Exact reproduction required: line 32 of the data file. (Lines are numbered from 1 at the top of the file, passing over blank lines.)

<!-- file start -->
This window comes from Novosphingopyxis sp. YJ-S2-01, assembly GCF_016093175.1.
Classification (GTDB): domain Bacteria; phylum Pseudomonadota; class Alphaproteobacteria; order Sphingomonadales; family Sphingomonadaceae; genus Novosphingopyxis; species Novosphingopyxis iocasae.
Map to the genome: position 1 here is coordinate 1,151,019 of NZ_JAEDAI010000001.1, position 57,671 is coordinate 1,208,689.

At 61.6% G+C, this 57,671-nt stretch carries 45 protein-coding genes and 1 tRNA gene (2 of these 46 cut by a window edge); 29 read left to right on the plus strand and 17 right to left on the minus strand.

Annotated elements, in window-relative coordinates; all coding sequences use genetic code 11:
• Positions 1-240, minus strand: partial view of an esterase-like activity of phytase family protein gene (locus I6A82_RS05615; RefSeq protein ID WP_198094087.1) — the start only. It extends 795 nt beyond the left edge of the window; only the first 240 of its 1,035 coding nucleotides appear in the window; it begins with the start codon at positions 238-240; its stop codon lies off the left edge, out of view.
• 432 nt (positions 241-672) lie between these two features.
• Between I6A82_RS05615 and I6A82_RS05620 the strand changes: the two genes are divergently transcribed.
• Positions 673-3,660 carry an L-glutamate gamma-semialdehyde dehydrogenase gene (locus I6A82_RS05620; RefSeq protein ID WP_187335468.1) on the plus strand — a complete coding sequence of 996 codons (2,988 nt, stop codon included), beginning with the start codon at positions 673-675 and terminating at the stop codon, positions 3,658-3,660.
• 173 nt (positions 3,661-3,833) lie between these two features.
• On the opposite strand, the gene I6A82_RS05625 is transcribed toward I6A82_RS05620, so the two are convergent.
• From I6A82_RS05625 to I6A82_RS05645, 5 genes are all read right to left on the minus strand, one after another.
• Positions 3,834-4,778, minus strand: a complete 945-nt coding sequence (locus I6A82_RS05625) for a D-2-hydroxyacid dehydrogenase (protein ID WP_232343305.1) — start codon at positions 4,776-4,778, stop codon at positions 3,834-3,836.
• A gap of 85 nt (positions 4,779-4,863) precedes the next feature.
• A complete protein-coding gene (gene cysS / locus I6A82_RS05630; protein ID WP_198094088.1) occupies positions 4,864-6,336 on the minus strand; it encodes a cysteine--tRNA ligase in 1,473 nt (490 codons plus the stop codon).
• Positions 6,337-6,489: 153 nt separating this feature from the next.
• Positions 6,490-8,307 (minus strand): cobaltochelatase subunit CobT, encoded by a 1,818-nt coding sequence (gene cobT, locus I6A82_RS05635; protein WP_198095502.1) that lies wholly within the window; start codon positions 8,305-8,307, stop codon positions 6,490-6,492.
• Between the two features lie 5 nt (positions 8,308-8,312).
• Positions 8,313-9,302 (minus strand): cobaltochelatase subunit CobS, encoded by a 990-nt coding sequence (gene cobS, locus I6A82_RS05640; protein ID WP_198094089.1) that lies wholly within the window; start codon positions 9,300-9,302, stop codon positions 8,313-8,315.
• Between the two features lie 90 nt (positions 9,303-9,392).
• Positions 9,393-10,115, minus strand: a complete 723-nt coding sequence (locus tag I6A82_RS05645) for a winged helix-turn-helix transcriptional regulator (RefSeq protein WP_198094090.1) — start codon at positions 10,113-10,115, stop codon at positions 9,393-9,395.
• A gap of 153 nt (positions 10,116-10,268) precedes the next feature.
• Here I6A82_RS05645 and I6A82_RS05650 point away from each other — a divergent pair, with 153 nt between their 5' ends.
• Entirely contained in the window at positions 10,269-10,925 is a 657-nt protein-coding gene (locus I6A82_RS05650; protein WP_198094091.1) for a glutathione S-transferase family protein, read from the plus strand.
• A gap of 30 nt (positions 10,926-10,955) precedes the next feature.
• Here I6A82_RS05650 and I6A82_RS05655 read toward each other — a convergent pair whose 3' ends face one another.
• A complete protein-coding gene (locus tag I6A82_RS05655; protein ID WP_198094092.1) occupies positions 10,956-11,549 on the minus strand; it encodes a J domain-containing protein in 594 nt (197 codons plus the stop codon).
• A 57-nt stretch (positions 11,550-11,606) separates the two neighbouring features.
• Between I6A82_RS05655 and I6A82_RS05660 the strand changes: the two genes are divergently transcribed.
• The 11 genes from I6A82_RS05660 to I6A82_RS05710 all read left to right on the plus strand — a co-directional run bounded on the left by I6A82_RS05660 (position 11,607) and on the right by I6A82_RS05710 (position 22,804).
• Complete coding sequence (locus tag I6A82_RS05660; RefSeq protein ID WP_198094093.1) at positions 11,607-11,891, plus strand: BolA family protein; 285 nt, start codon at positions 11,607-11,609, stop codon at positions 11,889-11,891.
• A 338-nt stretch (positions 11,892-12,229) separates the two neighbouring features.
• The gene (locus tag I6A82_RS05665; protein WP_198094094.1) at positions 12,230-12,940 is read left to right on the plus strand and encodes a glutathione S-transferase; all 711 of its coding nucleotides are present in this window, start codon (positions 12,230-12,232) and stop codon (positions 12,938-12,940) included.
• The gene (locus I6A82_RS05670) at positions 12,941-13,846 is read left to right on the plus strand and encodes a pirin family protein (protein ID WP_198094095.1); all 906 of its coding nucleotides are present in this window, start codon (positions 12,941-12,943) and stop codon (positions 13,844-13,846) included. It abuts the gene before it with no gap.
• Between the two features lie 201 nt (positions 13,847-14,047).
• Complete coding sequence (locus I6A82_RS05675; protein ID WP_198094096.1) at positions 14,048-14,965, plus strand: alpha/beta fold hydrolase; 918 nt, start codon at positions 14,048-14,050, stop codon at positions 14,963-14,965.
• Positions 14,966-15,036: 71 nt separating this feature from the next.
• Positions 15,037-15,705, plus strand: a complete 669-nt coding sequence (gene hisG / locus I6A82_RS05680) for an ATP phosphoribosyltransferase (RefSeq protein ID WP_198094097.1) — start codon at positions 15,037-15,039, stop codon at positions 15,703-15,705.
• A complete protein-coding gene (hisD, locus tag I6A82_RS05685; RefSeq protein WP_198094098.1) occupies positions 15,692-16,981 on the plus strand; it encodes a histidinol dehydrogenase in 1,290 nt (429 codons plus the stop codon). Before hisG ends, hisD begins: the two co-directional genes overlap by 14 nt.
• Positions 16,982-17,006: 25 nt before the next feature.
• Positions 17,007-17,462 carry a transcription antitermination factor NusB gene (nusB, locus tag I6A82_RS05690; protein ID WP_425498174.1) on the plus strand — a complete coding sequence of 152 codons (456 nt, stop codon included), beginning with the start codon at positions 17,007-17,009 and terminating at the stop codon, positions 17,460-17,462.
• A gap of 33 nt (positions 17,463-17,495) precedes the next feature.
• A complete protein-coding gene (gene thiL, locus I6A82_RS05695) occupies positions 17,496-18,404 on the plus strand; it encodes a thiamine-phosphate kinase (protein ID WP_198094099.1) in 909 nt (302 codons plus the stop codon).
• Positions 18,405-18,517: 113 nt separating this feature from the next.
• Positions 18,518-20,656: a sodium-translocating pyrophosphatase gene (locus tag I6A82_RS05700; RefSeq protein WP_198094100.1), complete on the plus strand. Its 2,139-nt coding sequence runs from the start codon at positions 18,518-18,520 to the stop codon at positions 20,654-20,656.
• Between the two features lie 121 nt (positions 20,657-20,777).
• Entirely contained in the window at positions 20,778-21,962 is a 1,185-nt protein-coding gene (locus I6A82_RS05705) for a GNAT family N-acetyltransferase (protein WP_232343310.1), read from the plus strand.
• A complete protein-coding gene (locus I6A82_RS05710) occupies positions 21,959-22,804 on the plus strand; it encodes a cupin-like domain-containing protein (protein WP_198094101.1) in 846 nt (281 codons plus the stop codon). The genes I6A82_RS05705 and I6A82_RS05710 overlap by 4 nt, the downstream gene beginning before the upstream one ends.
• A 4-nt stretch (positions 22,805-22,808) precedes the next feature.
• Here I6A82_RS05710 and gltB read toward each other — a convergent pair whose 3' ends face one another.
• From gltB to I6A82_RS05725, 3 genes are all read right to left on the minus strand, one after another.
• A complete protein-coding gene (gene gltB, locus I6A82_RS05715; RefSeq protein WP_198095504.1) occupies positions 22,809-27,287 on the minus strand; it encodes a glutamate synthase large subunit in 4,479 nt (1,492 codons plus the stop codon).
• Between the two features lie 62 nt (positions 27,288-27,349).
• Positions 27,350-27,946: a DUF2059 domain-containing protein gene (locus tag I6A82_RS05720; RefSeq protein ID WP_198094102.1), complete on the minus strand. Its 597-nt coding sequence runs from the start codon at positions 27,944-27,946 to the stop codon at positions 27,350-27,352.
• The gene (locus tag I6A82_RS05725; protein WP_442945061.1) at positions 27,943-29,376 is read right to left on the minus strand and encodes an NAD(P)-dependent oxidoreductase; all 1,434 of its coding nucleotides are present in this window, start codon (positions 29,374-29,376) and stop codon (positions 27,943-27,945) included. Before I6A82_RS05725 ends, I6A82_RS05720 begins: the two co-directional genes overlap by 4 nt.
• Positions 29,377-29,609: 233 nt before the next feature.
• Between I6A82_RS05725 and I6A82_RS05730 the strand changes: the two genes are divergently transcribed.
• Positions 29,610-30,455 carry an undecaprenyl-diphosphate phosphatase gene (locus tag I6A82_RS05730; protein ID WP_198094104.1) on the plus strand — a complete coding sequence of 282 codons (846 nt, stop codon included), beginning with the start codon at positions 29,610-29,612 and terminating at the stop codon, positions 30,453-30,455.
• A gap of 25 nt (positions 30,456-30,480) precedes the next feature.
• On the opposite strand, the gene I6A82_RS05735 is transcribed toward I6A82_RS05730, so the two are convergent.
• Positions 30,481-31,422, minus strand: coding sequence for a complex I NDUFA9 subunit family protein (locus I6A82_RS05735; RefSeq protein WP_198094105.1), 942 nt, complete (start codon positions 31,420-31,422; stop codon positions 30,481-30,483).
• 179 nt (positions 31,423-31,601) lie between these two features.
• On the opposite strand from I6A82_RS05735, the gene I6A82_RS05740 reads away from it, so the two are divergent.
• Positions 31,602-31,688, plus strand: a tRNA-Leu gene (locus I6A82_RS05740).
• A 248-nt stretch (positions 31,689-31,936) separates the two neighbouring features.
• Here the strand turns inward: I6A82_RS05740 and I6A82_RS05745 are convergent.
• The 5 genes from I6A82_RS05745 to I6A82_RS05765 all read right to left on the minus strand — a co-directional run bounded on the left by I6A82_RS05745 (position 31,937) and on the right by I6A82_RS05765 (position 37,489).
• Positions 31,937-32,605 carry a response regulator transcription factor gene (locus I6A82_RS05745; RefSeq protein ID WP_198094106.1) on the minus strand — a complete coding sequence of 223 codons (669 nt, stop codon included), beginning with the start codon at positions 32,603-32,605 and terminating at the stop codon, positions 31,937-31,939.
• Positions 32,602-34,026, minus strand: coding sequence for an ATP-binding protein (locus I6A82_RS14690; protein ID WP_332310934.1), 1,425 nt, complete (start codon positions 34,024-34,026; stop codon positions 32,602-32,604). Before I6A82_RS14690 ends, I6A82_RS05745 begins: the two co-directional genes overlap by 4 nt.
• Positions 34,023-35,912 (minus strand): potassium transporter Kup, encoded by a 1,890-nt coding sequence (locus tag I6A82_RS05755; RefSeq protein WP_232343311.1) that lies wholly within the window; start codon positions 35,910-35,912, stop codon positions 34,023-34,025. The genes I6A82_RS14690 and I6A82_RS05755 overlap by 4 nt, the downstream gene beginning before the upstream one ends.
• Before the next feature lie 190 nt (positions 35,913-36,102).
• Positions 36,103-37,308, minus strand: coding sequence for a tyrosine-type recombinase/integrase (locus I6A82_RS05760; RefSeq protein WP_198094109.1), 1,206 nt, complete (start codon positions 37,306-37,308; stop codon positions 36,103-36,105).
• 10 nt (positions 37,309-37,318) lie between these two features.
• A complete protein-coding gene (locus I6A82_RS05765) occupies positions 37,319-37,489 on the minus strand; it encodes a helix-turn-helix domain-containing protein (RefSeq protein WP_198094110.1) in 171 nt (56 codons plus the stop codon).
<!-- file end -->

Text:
• A 338-nt stretch (positions 11,892-12,229) separates the two neighbouring features.